Miller Grove’s Turner helped school grow


Dedication to education was life’s work


In Memoriam

Miller Grove Independent School District lost a colleague, friend and mentor in Tommy Turner,

67. The former superintendent spent 19 years at the school and touched lives along the way with his measured demeanor and commitment to academic excellence.

Born Oct. 1, 1952, Turner graduated from Caddo Mills High School in 1971. He went on to graduate from his beloved Texas A&M University-College Station with a Bachelor of Science degree in 1974 and a Master of Education degree in 1976.

Turner’s first job in education began before he had finished his masters, with a role as both teacher and coach at Bland Independent School District in 1975. He served as principal for Como-Pickton ISD and later superintendent and sometimes science teacher for Miller Grove ISD until 2004.

While at Miller Grove ISD, Turner “found himself in frequent battles with one particularly ornery teacher on his staff.” He often stated, “I had to marry her, so I could win the occasional argument.” He was joined in marriage to Donna Bodiford Parker July 24, 1992.

In 1996, Turner completed his dissertation and received a Doctorate of Education from East Texas State University in 1996, although he always insisted students call him Mr. Turner instead of Dr. Turner. According to former student Bradley Mc-Cool, the two bumped into each other in the registrar’s office as Turner registered for class and McCool made a tuition payment.

“I said, ‘Hey, what are you doing here?’ and he said, ‘Same thing you’re doing,” McCool said. “I said, ‘So are we going to school together?’ he said, ‘If you hurry up with your classes, you can be my teacher!’”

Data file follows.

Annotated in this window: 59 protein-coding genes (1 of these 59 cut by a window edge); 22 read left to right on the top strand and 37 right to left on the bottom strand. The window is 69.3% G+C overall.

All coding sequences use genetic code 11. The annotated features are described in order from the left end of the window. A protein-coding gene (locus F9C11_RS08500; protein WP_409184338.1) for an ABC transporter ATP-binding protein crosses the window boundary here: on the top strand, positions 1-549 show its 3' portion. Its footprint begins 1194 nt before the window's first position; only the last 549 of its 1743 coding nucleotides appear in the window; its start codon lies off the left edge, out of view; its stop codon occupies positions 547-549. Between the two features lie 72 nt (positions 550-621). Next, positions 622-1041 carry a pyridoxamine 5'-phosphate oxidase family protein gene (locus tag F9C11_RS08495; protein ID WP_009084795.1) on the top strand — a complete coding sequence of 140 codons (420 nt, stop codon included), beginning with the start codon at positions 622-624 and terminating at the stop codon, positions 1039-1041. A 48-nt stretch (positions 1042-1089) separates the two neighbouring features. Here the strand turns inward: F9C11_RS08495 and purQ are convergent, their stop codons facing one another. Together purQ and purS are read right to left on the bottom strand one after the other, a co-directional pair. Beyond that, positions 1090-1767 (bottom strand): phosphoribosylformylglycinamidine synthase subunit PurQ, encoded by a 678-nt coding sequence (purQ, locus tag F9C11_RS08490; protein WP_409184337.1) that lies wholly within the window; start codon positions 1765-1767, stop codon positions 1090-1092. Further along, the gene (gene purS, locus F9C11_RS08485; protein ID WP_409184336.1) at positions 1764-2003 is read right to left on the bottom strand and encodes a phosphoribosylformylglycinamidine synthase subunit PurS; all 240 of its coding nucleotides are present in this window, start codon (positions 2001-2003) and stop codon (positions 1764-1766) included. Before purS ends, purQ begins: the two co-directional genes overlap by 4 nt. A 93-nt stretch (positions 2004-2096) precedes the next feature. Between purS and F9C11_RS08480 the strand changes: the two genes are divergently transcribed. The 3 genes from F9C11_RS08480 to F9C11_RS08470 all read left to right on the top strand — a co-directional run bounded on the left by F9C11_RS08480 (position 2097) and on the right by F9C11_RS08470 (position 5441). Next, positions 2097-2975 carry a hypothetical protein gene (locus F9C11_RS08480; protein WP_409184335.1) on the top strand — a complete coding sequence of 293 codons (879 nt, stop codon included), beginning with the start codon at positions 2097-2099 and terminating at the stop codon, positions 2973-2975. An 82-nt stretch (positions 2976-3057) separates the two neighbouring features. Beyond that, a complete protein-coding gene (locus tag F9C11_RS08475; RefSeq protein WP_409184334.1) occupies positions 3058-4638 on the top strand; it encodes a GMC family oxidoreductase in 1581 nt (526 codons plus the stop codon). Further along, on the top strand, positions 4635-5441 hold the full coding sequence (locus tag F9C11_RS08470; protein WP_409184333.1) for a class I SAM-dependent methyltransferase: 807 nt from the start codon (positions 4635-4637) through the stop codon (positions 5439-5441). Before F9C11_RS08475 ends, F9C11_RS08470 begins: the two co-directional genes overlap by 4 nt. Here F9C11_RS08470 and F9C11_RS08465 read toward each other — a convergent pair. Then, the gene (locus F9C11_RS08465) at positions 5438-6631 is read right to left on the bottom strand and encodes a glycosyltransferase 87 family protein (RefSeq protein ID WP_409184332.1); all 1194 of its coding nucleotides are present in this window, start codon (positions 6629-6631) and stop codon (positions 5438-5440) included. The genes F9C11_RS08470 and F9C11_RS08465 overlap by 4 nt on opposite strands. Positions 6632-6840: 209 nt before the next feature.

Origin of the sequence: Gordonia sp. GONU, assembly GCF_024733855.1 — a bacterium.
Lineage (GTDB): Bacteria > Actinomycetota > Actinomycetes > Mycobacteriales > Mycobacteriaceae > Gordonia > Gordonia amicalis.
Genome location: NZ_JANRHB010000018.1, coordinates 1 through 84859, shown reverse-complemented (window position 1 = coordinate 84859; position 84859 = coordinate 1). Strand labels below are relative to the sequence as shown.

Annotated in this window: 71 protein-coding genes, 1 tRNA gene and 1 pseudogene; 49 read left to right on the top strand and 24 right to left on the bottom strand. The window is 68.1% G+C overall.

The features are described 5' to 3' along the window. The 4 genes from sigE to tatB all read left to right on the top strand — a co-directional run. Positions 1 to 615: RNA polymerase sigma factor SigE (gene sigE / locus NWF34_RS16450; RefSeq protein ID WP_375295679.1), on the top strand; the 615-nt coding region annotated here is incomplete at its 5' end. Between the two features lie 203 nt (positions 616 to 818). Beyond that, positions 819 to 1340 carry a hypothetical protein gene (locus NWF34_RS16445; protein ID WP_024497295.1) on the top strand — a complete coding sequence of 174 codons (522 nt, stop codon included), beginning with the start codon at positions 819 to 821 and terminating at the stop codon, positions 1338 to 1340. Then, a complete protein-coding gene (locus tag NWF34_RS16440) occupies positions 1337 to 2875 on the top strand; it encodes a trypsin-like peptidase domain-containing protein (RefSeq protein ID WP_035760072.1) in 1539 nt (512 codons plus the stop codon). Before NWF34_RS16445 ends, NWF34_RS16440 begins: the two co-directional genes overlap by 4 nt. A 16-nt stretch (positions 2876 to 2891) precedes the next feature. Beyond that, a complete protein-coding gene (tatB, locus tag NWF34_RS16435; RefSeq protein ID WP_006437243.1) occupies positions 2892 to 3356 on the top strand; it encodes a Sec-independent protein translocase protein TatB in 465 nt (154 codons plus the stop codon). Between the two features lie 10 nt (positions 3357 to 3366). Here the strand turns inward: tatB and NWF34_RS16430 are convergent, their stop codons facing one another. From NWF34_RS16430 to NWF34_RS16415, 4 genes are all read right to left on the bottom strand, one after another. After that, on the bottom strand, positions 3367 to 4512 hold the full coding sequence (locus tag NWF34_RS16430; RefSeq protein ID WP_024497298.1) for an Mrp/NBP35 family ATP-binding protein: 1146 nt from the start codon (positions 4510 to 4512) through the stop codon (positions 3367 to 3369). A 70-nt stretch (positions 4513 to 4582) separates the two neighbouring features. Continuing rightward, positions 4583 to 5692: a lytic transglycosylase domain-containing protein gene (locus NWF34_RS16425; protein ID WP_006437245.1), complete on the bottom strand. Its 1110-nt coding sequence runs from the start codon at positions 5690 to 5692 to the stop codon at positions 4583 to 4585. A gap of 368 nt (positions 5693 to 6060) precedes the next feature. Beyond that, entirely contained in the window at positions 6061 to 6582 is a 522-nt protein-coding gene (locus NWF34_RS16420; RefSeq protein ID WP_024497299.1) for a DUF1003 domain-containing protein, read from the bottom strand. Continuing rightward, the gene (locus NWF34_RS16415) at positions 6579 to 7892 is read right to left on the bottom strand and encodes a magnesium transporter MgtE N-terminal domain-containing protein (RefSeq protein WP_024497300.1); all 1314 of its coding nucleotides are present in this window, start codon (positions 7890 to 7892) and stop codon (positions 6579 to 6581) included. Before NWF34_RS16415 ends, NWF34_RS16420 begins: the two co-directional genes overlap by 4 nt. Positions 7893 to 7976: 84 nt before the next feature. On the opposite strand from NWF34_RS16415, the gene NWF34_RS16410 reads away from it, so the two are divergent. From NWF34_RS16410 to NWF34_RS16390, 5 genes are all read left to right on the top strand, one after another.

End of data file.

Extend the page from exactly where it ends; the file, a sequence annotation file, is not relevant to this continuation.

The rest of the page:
“He’s definitely one of the people that influenced me on buckling down, sticking to it, being tough and not giving in,” Former student and current technology director David Moseley said. “There’s no excuse not to give it your all, and that’s the way he was all the time.”

“I know for a fact that he was a very kind-hearted person, but he didn’t want people to know that,” current superintendent Steve Johnson said. “He was kind of gruff, but he could get fired up… He was very knowledgeable. He tried to improve this school.”

In 2004, Tommy was named deputy executive director of school operations for Region VIII Service Center, a position which he served for 10 years.

One of Turner’s main achievements was the new cafeteria, elementary building and gymnasium.

“A lot of the facilities were in very bad shape; we’re talking ancient bad shape,” Moseley said. “He really changed the face of the campus and modernized the school experience for a lot of kids… they were able to feel like they had a nice place to go.”

In fact, Moseley recalled that when his father Fred Moseley was on the school board, Turner would give tours to groups to show the age and deteriorating conditions of the buildings.

“At one point, he had a group and he went to open the door and the door fell off the hinges,” Moseley said. “He was embarrassed, but at the same time he thought, ‘This ought to help the funding.’”

He considered his work there a labor of love, often expressing how much joy his colleagues gave him. It was with great sadness, however, that his declining health forced him to retire in November 2014 after having served Texas public schools for 39 years.

“He was going to do what was right for the school no matter what,” Moseley said.